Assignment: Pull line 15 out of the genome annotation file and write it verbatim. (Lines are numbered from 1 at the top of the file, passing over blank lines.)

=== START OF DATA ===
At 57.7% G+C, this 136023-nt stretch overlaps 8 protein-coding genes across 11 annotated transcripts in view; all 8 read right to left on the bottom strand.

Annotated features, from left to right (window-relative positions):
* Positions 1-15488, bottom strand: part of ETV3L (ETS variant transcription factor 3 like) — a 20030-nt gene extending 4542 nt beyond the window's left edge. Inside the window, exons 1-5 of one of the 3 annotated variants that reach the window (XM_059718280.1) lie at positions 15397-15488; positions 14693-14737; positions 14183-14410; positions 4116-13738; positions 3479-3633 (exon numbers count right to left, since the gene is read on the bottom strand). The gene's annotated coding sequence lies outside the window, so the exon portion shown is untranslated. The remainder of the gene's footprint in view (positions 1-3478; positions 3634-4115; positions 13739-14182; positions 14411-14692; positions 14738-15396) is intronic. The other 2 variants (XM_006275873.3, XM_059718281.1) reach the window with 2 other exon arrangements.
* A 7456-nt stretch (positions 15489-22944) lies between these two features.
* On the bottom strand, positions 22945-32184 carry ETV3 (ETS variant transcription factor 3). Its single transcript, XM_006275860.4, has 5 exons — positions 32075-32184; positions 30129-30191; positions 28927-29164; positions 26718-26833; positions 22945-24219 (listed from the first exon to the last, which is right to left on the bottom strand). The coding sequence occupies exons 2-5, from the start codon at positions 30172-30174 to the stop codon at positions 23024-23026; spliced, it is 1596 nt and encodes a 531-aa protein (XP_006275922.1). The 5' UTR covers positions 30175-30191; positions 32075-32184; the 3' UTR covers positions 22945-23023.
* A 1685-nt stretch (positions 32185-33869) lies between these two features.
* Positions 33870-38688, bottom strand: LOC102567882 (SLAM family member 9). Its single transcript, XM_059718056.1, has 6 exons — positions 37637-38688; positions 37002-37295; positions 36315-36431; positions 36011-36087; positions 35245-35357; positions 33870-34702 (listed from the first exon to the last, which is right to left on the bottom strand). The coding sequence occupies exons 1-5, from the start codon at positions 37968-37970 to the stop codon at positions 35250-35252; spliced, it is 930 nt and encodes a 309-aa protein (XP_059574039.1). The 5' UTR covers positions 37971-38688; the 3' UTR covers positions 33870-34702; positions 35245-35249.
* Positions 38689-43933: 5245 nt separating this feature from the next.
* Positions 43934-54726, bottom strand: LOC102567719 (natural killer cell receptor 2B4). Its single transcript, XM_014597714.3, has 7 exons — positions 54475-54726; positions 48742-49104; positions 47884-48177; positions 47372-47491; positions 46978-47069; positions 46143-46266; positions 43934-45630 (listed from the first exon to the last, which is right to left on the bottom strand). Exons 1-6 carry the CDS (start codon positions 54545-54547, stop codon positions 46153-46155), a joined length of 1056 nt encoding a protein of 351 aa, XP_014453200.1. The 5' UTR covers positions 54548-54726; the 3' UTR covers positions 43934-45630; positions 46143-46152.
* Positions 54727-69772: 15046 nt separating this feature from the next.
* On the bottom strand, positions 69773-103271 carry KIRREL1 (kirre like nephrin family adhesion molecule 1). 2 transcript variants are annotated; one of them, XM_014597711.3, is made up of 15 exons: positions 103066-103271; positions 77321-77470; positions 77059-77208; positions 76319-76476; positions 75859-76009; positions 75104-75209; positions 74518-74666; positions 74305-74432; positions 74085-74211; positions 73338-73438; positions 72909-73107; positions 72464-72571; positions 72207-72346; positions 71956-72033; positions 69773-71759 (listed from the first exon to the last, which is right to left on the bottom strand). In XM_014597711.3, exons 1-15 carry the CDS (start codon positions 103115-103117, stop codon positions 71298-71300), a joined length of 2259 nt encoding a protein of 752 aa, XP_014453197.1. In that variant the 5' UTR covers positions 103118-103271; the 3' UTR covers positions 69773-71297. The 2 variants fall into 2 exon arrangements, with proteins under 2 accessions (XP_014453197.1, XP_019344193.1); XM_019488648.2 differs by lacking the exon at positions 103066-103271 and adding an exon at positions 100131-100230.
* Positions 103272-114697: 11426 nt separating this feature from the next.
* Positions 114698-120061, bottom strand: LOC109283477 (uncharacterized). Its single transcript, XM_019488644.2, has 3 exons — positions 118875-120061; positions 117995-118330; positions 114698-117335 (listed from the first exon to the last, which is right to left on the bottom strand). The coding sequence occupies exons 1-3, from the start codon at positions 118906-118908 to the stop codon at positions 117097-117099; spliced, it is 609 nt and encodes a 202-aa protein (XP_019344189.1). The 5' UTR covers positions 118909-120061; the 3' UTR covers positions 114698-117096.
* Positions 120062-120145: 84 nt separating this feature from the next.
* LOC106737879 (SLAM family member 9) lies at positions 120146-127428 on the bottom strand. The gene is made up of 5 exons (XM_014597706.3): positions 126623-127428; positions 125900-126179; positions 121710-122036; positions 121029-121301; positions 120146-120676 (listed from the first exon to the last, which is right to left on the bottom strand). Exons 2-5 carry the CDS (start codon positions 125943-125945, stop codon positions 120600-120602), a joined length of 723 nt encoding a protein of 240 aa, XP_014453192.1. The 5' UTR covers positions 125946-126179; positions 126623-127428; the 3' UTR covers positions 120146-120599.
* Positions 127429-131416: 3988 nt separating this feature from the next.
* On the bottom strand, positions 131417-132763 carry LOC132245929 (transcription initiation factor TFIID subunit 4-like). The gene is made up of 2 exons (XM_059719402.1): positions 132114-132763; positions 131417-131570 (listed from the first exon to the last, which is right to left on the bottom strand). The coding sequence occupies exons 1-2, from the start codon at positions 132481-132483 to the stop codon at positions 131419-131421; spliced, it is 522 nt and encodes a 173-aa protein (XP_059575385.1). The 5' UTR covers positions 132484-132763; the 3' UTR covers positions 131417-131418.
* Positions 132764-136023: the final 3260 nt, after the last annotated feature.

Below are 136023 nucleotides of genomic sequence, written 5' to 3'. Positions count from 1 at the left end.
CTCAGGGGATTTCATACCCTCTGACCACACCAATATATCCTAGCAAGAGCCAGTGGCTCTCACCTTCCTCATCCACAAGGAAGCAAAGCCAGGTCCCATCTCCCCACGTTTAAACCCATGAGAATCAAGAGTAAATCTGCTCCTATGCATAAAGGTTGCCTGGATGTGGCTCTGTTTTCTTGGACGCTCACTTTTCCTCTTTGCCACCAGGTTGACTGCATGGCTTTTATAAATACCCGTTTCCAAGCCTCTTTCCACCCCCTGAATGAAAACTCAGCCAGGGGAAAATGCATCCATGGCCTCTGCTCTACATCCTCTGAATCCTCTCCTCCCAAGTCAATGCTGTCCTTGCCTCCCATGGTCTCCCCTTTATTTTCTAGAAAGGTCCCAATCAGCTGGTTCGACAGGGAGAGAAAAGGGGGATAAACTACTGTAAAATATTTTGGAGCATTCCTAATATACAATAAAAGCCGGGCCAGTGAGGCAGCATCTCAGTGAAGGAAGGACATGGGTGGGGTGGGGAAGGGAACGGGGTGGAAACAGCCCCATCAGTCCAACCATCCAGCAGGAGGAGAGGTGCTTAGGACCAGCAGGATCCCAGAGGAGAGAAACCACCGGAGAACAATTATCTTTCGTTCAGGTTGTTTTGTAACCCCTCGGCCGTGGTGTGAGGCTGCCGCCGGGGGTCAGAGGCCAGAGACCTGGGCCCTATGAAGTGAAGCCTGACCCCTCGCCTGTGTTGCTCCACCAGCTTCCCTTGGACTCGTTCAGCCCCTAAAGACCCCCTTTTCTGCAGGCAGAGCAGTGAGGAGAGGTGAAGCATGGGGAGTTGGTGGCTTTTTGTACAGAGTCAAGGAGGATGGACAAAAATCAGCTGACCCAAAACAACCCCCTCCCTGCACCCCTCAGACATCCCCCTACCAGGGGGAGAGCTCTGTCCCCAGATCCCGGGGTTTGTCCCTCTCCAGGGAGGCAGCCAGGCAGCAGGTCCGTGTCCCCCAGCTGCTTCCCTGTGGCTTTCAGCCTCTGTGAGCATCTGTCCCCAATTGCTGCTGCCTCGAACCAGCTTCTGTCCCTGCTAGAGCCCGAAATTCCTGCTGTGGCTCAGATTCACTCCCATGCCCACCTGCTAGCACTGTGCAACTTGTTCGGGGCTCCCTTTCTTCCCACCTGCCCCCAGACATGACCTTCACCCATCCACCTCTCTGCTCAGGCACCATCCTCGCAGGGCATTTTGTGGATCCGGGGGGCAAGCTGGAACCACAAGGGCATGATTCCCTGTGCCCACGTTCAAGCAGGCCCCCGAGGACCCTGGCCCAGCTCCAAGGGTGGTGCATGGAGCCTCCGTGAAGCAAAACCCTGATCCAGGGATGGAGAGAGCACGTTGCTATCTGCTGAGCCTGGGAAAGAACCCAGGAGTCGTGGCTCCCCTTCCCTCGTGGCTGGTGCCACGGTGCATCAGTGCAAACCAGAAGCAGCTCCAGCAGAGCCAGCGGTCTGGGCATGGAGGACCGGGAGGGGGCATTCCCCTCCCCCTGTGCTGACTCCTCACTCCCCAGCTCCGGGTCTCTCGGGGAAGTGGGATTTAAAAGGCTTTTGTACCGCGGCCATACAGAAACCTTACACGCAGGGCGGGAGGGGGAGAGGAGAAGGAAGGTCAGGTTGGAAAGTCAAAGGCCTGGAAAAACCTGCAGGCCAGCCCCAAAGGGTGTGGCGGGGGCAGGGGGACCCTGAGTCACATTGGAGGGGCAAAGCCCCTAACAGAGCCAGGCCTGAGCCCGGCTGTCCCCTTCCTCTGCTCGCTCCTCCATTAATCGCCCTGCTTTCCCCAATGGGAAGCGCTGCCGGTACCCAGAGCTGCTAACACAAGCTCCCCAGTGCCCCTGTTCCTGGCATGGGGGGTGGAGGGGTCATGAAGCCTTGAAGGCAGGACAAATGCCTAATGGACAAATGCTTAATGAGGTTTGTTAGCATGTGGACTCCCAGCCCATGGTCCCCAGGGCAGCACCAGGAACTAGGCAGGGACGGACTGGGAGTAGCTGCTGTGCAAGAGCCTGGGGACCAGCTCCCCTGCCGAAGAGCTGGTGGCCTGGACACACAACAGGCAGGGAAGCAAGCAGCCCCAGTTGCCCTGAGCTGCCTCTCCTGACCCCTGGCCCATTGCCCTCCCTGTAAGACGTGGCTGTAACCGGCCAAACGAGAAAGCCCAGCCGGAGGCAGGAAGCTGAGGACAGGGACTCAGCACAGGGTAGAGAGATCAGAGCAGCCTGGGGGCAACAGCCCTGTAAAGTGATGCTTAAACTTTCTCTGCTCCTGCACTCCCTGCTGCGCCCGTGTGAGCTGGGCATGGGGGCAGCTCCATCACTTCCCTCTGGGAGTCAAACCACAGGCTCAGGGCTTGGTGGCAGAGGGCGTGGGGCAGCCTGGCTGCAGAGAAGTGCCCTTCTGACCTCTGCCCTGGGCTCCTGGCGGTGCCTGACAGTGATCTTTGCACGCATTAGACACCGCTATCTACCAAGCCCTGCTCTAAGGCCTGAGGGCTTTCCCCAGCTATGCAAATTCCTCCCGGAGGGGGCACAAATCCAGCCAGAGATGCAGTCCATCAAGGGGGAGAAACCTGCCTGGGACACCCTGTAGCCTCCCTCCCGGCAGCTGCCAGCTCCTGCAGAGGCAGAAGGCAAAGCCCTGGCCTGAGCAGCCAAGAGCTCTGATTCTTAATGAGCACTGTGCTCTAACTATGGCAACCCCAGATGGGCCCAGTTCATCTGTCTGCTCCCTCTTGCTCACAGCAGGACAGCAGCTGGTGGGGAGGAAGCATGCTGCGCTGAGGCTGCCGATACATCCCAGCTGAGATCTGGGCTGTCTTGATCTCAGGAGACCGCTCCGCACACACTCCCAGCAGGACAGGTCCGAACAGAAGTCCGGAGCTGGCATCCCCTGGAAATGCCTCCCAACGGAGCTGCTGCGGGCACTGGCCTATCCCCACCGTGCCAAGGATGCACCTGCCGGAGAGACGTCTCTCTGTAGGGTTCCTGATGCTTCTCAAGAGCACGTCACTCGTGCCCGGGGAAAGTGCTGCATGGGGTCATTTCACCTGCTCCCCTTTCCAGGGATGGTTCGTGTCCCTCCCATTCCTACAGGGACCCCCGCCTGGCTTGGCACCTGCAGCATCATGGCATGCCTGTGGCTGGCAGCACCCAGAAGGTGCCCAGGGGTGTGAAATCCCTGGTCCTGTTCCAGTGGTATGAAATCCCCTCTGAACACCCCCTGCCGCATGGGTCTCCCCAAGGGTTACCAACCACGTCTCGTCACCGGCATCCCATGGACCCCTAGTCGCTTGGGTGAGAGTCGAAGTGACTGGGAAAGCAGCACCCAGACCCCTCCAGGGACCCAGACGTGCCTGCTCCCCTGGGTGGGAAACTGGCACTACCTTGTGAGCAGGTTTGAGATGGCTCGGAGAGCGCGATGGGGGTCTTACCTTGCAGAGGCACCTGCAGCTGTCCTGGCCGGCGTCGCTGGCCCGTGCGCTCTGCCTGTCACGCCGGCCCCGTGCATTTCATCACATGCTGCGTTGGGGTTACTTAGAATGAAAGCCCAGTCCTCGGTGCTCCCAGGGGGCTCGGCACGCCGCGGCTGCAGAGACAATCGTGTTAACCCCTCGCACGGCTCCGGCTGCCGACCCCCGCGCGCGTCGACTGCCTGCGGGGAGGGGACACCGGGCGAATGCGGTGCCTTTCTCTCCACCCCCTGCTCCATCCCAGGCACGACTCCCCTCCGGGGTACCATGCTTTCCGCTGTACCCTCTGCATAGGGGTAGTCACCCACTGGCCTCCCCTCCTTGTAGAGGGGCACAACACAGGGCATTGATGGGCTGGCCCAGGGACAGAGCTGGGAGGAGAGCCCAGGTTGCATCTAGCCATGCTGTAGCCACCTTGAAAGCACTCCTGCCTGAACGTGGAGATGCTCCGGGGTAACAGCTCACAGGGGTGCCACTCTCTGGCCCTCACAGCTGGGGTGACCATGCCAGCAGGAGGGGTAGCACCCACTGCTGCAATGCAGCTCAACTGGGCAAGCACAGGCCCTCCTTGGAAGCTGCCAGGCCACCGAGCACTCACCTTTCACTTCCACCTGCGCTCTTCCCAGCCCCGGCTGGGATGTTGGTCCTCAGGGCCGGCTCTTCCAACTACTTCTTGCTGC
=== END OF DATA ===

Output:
* LOC106737879 (SLAM family member 9) lies at positions 120146-127428 on the bottom strand. The gene is made up of 5 exons (XM_014597706.3): positions 126623-127428; positions 125900-126179; positions 121710-122036; positions 121029-121301; positions 120146-120676 (listed from the first exon to the last, which is right to left on the bottom strand). Exons 2-5 carry the CDS (start codon positions 125943-125945, stop codon positions 120600-120602), a joined length of 723 nt encoding a protein of 240 aa, XP_014453192.1. The 5' UTR covers positions 125946-126179; positions 126623-127428; the 3' UTR covers positions 120146-120599.